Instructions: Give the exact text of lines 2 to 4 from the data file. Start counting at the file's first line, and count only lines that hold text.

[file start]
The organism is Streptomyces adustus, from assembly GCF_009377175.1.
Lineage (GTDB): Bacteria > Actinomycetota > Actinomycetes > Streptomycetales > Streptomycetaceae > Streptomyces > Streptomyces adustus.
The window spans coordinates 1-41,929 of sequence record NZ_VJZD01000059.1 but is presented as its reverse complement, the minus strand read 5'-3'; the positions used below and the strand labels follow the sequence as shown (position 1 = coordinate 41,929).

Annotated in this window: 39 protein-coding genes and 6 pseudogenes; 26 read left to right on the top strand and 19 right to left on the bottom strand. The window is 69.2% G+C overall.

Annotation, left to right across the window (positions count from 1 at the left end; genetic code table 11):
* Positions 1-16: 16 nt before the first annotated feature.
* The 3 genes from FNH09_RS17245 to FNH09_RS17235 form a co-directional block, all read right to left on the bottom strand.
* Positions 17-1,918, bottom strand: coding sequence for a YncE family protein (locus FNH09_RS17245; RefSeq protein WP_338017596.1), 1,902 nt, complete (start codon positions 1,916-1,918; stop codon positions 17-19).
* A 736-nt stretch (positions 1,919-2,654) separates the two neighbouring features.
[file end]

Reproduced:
Lineage (GTDB): Bacteria > Actinomycetota > Actinomycetes > Streptomycetales > Streptomycetaceae > Streptomyces > Streptomyces adustus.
The window spans coordinates 1-41,929 of sequence record NZ_VJZD01000059.1 but is presented as its reverse complement, the minus strand read 5'-3'; the positions used below and the strand labels follow the sequence as shown (position 1 = coordinate 41,929).

Annotated in this window: 39 protein-coding genes and 6 pseudogenes; 26 read left to right on the top strand and 19 right to left on the bottom strand. The window is 69.2% G+C overall.